All constructs were made using standard molecular biology techniques. Full-length human INPP5B cDNA (accession number: NM_005540) was cloned from a human liver cDNA library and cloned into pEGFP-C3 (Clontech) or a modified version of pcDNA3.1 (Stratagene) with an N-terminal FLAG tag for in vivo expression. INPP5B cDNA was cloned into pGBKT7 (Stratagene) for yeast two-hybrid experiments and pBAC2 (Novagen) for expression of recombinant protein in insect cells. DNA encoding the N-terminal 229 amino acids of INPP5B was cloned into pET41EK-LIC (Novagen) for expression of GST-tagged protein in Escherichia coli. Point mutations were generated by PCR using the Quikchange method (Stratagene, La Jolla, CA). All constructs were verified by DNA sequencing using the ABI Prism Big Dye Terminator Cycle Sequencing kit (Applied Biosystems, Foster City, CA). Primer sequences are available upon request. Full-length cDNA encoding GFP-OCRL1 (isoform B, accession number NP_001578) was described previously (Choudhury et al., 2005). Yeast two-hybrid analysis was performed as described previously according to the BD Biosciences Clontech manual (Choudhury et al., 2005). pGADT7-clathrin terminal domain (TD, residues 1-579) was a gift from Harald Stenmark (Norwegian Radium Hospital, Oslo, Norway). The α-adaptin appendage domain was cloned into pGADT7 from a pGEX α-adaptin appendage domain construct kindly provided by Liz Smythe (University of Sheffield, UK).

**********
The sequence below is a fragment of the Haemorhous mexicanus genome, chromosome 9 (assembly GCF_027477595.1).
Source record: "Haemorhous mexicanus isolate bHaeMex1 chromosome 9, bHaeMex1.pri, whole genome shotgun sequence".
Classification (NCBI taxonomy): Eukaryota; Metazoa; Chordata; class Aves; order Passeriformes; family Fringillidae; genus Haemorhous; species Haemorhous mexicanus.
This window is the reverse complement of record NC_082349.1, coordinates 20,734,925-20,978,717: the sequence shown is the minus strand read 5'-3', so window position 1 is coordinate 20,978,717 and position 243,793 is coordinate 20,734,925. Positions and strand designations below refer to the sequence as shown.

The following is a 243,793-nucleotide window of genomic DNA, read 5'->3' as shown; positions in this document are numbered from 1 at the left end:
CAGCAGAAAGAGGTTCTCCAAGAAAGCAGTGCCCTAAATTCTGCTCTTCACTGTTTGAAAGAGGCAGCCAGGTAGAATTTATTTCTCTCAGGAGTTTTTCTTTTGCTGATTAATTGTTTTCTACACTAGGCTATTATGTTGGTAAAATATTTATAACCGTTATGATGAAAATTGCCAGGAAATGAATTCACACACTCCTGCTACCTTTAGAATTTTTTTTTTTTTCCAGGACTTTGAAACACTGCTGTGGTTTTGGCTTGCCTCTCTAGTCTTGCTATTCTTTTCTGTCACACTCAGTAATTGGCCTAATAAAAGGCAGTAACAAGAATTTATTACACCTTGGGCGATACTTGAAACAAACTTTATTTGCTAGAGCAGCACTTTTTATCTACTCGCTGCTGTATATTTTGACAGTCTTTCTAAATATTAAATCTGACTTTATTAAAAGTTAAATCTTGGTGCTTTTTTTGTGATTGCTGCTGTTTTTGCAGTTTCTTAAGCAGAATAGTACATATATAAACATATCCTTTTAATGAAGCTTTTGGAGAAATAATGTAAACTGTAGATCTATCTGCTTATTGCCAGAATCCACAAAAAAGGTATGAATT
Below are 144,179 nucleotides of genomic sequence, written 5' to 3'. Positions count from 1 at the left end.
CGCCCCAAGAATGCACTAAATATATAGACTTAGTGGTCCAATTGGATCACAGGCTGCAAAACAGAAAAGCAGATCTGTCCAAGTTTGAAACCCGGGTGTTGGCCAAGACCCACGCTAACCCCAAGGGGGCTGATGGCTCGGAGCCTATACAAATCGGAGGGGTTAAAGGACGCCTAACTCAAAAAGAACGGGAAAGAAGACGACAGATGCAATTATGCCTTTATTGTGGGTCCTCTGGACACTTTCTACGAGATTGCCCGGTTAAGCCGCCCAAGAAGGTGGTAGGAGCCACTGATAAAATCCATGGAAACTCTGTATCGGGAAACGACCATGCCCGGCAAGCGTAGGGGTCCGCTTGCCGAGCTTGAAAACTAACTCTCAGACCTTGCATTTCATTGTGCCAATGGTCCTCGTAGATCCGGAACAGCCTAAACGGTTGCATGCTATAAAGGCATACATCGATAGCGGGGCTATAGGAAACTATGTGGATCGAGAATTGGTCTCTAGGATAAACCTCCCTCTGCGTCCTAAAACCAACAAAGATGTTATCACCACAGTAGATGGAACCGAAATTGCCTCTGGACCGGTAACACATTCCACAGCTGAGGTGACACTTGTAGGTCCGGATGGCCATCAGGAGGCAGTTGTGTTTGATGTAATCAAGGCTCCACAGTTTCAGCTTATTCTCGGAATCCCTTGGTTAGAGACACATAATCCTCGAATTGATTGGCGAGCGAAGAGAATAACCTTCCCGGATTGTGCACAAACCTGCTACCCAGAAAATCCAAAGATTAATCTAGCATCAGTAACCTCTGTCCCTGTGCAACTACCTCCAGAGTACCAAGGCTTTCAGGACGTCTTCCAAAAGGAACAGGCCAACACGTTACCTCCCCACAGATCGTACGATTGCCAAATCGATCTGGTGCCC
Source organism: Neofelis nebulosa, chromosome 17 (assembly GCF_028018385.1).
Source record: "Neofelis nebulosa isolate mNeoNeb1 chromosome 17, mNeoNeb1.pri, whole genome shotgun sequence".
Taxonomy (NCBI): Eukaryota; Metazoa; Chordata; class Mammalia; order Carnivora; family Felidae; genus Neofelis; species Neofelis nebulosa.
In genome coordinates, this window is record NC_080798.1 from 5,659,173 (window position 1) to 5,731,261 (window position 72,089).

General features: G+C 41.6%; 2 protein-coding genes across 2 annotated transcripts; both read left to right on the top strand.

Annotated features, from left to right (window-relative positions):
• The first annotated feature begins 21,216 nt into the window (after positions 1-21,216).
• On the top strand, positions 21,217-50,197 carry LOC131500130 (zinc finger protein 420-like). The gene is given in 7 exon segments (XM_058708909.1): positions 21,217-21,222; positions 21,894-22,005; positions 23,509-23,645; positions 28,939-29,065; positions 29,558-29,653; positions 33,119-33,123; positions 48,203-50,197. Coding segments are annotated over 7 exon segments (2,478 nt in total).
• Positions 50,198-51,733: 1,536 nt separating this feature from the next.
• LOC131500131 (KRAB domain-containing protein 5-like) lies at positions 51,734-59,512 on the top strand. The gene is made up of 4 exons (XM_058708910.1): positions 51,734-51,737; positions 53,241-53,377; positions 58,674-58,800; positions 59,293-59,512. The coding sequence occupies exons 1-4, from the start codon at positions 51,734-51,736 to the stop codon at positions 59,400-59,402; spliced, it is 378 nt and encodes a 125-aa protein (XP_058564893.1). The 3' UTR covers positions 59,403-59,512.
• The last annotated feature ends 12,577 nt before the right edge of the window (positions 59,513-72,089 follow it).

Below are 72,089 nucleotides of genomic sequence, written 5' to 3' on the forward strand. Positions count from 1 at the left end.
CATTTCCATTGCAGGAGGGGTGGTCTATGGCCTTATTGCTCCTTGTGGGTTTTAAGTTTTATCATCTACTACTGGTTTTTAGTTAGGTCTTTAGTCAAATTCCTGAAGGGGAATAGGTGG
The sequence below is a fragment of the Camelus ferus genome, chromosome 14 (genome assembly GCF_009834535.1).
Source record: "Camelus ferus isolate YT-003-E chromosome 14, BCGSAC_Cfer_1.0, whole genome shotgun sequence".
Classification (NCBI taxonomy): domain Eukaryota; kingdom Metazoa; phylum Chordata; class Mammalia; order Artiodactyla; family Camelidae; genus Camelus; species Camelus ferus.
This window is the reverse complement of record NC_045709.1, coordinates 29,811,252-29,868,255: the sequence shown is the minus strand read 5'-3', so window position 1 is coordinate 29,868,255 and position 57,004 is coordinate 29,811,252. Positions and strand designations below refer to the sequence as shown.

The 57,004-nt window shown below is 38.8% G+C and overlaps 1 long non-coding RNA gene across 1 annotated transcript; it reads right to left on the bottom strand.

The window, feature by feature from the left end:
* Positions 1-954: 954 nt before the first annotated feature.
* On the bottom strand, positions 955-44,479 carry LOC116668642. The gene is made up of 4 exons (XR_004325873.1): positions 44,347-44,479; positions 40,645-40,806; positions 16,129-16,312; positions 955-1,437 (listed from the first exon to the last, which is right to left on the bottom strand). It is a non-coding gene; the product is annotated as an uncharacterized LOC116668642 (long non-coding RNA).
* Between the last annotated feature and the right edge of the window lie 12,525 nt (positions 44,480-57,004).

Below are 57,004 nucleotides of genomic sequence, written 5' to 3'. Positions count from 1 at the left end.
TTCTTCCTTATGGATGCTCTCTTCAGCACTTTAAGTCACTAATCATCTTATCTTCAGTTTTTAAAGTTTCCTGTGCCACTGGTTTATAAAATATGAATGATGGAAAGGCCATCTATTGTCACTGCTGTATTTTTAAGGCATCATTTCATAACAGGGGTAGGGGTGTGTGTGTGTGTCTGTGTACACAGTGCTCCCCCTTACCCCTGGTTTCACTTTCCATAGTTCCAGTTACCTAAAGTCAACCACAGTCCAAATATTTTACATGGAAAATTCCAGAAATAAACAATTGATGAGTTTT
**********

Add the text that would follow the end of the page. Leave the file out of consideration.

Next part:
Cell culture and transfection
Adherent HeLa and NRK cells were grown at 37°C and 5% CO2 in DMEM containing 10% foetal calf serum (FCS). For nocodazole treatment, cells were first placed on ice for 5 minutes before incubation at 37°C for 2 hours in the presence of 5 μg/ml nocodazole. Brefeldin A was added at 5 μg/ml and cells incubated at 37°C for the indicated time. Adherent cells were transiently transfected with FuGENE 6 (Roche Diagnostics, Indianapolis, IN) according to the manufacturer's instructions and incubated for 16-20 hours before fixation or lysis. Metabolic labelling was performed in labelling medium (nine parts met/cys-free DMEM containing 10% dialysed FCS mixed with one part met/cys-containing DMEM) containing 50 μCi/ml 35S-met/cys (NEN Life Sciences, UK) for 18-22 hours at 37°C.
Immunofluorescence microscopy was performed as described previously (Choudhury et al., 2005). Quantitation of GFP-INPP5B and GFP-OCRL1 colocalisation with ERGIC and endosome markers was performed by locating GFP-INPP5B-positive puncta, then switching channels to determine whether the relevant marker of interest was present in the same structure. 300 puncta were counted for each marker, and the results expressed as the percentage of GFP-INPP5B or GFP-OCRL1 puncta containing the marker of interest.
Preparation of cell extracts and immunoprecipitation
HeLa cell extracts were prepared by washing adherent cells twice in ice-cold PBS followed by extraction in 1 ml HKMT (20 mM Hepes pH 7.4, 0.1 M KCl, 5 mM MgCl2, 0.5% Triton X-100) (1 ml per 10 cm dish) for 15 minutes on ice. Extracts were clarified before use by spinning at 15,000 g in a microfuge. INPP5B was immunoprecipitated by incubating the HeLa extract with 2 μg sheep antibody against INPP5B overnight at 4°C, followed by 10 μl protein-G-sepharose. After washing three times with HKMT, proteins were eluted by boiling SDS sample buffer and analysed by western blotting with a rabbit antibody against INPP5B.